I walk in the classroom pretending nothing is bothering me and I am confident about the math test. Mrs. Navis is busy at her desk. I walk up to her and say, “Good morning, Mrs. Navis. You really look nice today.” 

I keep my fingers crossed under my homework folder because Mrs. Navis never looks nice. 

Mrs. Navis looks up at me, I think she’s cross eyed. She says, “Are you prepared for your math test, Vincent?”

How do you like that, she didn’t even say thank you for the compliment I paid her. They should teach teachers to be polite. I say, “I studied until Mom made me turn off the light.”

I don’t know why Mrs. Navis always gives me a look that says, ‘I don’t believe you.’ Okay, so I stretched the truth a little. I am trying to remember what she taught, but I think my brain is playing on a different app. I really am pretty smart. 

Mrs. Navis told Mom at a parent teacher conference that I was too smart for my own good. She said things come too easy to me. Mom came home and told me to study more. When Mom told me what Mrs. Navis said, I said, “Mom, how can I be too smart?”

Bad move on my part. Mom went on and on explaining what Mrs. Navis meant. I didn’t listen to Mom. I smiled and made eye contact and kept nodding. All the while I was thinking of a skateboarding trick I was going to try. I think I might want to be an actor when I grow up.

I turned from Mrs. Navis and walked to my desk. I sit down and take out my sat at my math notebook. I review the problems we had for homework. I look at the practice sheets we did in class. I think this is what college students call cramming. By the time I get to college, I will be an expert at cramming. It makes sense. Why waste play time studying when you can cram it all in right before a test?

My cramming is interrupted by Mrs. Navis’ voice. I think she has a cold. I hope she goes home sick. No luck. She put a cough drop in her mouth and says, “Children, put away your study sheets. Get your pencils out. I’m going to pass out the math tests to you. Do not start working on them until I tell you to begin. Now, do your own work. Do not look at your neighbor’s work.”

This is where I get confused. At least three times a day, Mrs. Navis tells us how important it is to cooperate with each other, now she is telling us not to cooperate with each other. Adults don’t know what they are talking about. No wonder so many kids have problems. I looked to my right and smile at Sheila. I look to my left and see Jeffrey chewing his fingernails. Poor guy, his parents want him to go to Harvard. All he does is read and study. A fun summer for him is math camp. I wouldn’t trade families with Jeffrey for anything.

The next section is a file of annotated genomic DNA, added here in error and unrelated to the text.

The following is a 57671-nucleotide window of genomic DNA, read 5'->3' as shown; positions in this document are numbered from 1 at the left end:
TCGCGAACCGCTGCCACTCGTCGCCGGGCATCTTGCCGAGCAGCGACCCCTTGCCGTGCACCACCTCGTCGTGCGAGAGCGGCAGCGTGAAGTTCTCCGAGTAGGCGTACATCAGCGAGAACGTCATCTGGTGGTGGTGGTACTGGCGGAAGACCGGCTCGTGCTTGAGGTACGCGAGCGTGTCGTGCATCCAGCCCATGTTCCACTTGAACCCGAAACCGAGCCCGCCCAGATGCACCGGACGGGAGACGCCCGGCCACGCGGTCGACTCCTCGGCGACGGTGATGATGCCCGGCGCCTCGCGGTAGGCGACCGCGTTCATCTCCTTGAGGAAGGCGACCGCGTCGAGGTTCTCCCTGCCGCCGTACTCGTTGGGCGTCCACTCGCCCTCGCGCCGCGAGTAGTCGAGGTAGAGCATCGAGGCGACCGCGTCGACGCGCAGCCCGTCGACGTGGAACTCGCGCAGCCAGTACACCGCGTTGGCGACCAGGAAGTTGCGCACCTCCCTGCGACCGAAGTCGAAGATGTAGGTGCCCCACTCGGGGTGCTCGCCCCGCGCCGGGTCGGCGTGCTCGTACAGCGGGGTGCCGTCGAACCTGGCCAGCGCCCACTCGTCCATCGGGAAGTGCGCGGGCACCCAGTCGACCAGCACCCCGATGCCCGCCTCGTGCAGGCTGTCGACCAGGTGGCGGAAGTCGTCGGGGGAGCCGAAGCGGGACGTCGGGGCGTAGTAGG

I fold my hands and smile. I’m giving Mrs. Navis the impression I’m ready for the test. Actually, I’m as ready as I’ll ever be. Michelle, in front of me, turns and passes me my copy of the test. 

I said, “Good luck, Michelle.” She sticks her tongue out at me. I think she’s still mad at me for writing a note to her telling her she was cute. I signed the note Toby. Sheila saw me put the note on Michelle’s desk and ratted on me. I had to miss recess and write two-hundred times, I will not pass notes. 

Mrs. Navis spoke, “Children you have twenty minutes for your test. When you are finished, raise your hand and I will come by and collect your test.”

I decided not to finish the test until Mrs. Navis says there is only one minute to go. If I finish too soon, she’ll correct right away. There are twenty problems. The first question is easy: What number is the same as two hundred fifty-five? A. 245 B. 255 C. 542 D. 452.  The second question is even easier. Which number is made up of 6 hundreds 8 tens and 4 ones? A. 644 B. 684 C. 468 D. 846. They got tougher after that. Mrs. Navis made them all multiple guess. That made it a lot easier for me. I finished in ten minutes. I’m too smart for my own good so I decided I didn’t need to go over my test and check my answers. I turned my test over and put my pencil on top of it. I sat up with good posture. Mrs. Navis is always telling us sit up straight. I hope she tells Mom I have good posture. Good posture has to count for something.

I was thinking about climbing the big oak tree in back of the house when I hear the voice of doom, “Vincent, have you completed your test?”

I look up, “Yes, Mrs. Navis. I going to review it for the third time in just a moment. Mom is always telling Dad how important it is to clear your mind. That’s what I was trying to do.”

“You only have two minutes, Vincent. When are you going to check it?”

“I’m really, very good at math, Mrs. Navis. As soon as you walk away, I’m on it,” I say. I amaze myself how I can make this stuff up on the spot.

“Well, okay,” she says and turns around. Then she says, “One more minute.”